So far this year 2023 according to National Dengue Control Unit data, over 52,000 dengue cases report. Dengue fever increases in Sri Lanka, usually soon after rainfall as rains are optimal for mosquito breeding. So far a total of 52,568 suspected dengue cases and 30 deaths reported in Sri Lanka. Lady Ridgeway Hospital for Children says that the number of children who are currently receiving treatment for the dengue virus has also increased.

The National Dengue Control Unit (NDCU) further says that around 25% of Sri Lanka’s total dengue patients are school children.

Trincomalee, Uppuveli, Kuchchavely, Ratnapura, Eheliyagoda, Kuruwita, Embilipitiya, Puttalam, Polonnaruwa, Thamankaduwa, Kegalle, Mawanella, Warakapola, Dehiowita, Kandy, Gampola(Udapalatha), Yatinuwara and Poojapitiya MOH areas have been identified Dengue high risk zones according to NDCU.

Dengue fever with periodic outbreaks occurring throughout the country. The primary mosquito vector responsible for transmitting the dengue virus is the Aedes mosquito, particularly Aedes aegypti. Dengue cases tend to increase during the monsoon seasons when mosquito breeding sites are plentiful.

Preventing Dengue Fever in Sri Lanka

Preventing dengue fever requires a concerted effort from individuals, communities, and authorities. Here are key preventive measures to combat dengue in Sri Lanka:

Destroy Mosquito Breeding Sites: Aedes mosquitoes breed in stagnant water. Regularly inspect and eliminate potential breeding grounds, such as uncovered water containers, discarded tires, and blocked drains. Clear gutters and ensure proper disposal of garbage and waste.

Promote Cleanliness and Sanitation: Encourage good hygiene practices and cleanliness in homes, schools, workplaces, and public areas. Community-wide efforts to maintain clean surroundings and promptly report any potential breeding sites are crucial.

Use Mosquito Repellents and Protective Clothing: Apply mosquito repellents containing DEET, picaridin, or oil of lemon eucalyptus on exposed skin. Wear long-sleeved shirts, long pants, socks, and shoes to minimize mosquito bites, especially during dawn and dusk when Aedes mosquitoes are most active.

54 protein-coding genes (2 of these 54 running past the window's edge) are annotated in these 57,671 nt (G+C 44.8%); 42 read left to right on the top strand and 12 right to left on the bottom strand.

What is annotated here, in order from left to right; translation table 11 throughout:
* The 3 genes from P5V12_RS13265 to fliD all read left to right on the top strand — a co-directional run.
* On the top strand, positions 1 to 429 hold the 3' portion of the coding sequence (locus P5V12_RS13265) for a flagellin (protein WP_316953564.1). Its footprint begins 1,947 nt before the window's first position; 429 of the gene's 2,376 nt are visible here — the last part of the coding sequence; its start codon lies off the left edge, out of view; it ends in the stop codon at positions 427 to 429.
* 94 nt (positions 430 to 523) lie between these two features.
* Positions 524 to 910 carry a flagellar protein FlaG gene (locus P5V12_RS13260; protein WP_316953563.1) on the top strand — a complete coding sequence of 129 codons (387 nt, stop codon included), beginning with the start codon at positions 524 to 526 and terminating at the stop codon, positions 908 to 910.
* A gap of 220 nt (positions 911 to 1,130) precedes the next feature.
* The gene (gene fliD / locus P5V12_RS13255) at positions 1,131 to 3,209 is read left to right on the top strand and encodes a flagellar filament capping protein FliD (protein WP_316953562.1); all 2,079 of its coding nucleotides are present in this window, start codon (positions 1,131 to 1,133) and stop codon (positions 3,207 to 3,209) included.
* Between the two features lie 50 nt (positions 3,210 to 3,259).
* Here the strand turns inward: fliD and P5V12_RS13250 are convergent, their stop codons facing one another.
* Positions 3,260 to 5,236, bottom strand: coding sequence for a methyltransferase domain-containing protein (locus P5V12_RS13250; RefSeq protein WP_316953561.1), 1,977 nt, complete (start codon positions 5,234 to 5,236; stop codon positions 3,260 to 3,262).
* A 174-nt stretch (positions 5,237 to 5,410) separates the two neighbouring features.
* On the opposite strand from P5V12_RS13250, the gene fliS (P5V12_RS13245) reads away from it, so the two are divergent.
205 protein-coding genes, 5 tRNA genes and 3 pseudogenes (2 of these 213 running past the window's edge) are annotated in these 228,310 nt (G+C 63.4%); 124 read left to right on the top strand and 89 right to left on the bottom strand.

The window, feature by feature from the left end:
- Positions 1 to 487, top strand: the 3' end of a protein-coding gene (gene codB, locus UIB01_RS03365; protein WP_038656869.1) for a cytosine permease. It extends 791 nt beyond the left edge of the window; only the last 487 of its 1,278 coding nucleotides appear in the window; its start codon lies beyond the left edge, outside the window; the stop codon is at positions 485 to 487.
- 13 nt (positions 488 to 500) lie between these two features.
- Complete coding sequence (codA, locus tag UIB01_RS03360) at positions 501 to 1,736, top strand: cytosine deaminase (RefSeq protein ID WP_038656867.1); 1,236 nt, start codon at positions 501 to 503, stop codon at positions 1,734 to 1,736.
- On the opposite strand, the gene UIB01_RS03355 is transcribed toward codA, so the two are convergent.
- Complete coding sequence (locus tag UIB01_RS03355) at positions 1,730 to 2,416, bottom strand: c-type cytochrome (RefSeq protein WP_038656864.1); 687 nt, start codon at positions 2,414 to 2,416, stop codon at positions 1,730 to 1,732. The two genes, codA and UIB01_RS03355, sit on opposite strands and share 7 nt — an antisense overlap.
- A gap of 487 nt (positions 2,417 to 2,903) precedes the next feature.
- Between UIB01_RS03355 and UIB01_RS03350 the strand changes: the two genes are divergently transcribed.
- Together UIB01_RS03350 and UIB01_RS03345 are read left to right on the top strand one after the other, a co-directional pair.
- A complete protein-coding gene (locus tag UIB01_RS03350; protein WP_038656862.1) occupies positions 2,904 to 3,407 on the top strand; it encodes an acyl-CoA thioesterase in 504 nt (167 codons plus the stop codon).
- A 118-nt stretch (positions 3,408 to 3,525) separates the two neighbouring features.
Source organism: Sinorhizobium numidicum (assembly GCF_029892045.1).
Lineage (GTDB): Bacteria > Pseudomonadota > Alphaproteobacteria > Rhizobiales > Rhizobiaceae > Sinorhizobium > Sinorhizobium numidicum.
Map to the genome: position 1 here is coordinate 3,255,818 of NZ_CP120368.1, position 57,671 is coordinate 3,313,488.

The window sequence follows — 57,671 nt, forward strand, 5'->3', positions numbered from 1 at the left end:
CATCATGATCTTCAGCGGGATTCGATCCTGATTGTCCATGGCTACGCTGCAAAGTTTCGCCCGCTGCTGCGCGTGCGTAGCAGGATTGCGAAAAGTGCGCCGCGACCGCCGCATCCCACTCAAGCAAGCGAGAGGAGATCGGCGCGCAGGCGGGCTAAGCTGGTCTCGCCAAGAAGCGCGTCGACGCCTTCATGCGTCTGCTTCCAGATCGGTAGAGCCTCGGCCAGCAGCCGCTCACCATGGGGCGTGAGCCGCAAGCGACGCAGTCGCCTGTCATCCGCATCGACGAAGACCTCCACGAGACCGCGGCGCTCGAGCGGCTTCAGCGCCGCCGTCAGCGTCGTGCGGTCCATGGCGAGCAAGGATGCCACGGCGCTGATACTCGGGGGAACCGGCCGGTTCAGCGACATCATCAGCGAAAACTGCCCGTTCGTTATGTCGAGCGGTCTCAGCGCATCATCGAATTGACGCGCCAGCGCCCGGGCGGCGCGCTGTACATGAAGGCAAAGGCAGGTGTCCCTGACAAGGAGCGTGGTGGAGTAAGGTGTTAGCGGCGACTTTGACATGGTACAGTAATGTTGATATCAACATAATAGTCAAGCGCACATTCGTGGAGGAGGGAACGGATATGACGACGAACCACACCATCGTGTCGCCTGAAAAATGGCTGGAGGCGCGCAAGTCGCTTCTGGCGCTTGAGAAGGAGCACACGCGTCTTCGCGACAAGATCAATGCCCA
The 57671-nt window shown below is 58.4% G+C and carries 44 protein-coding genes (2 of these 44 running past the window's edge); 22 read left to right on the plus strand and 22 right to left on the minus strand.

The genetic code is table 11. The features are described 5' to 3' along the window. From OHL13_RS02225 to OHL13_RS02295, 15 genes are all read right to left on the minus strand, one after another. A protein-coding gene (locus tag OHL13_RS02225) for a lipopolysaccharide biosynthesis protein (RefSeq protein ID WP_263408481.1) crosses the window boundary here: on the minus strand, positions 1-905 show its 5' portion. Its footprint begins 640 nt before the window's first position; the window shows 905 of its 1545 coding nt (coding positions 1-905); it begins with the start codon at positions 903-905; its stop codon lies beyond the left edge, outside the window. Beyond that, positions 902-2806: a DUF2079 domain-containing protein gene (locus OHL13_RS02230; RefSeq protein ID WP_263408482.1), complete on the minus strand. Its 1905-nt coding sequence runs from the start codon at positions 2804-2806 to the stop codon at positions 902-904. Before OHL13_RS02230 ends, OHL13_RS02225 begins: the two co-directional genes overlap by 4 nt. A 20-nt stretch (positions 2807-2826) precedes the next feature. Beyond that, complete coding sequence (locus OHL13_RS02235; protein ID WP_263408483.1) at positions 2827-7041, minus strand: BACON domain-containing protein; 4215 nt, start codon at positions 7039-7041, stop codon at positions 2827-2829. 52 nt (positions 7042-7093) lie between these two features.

Install and Maintain Window and Door Screens: Fit windows and doors with screens to prevent mosquitoes from entering homes. Repair or replace damaged screens to ensure their effectiveness.

Community Engagement and Education: Conduct awareness campaigns to educate communities about dengue prevention measures, symptoms, and the importance of seeking medical care promptly. Engage schools, community organizations, and local leaders to promote preventive actions.

Regularly Inspect and Clean Water Storage Containers: Ensure that water storage containers, such as tanks and drums, are tightly sealed to prevent mosquito entry. Clean them regularly and cover them securely to avoid mosquito breeding.

Support Government Initiatives: Cooperate with government health authorities and participate in their dengue prevention programs. These may include targeted mosquito control measures, such as fogging, larviciding, or community cleanup campaigns.

Seek Medical Attention: If you experience symptoms such as high fever, severe headache, joint and muscle pain, or rash, consult a healthcare professional immediately. Early diagnosis and appropriate medical care can help manage dengue fever effectively.

Dengue fever poses a significant health risk in Sri Lanka, but with concerted efforts and preventive measures, its impact can be minimized. By actively eliminating mosquito breeding sites, practicing good sanitation, using mosquito repellents, wearing protective clothing, and supporting community and government initiatives, Sri Lankans can play a crucial role in preventing the spread of dengue. Let us unite in the fight against dengue fever and create a safer and healthier Sri Lanka for all.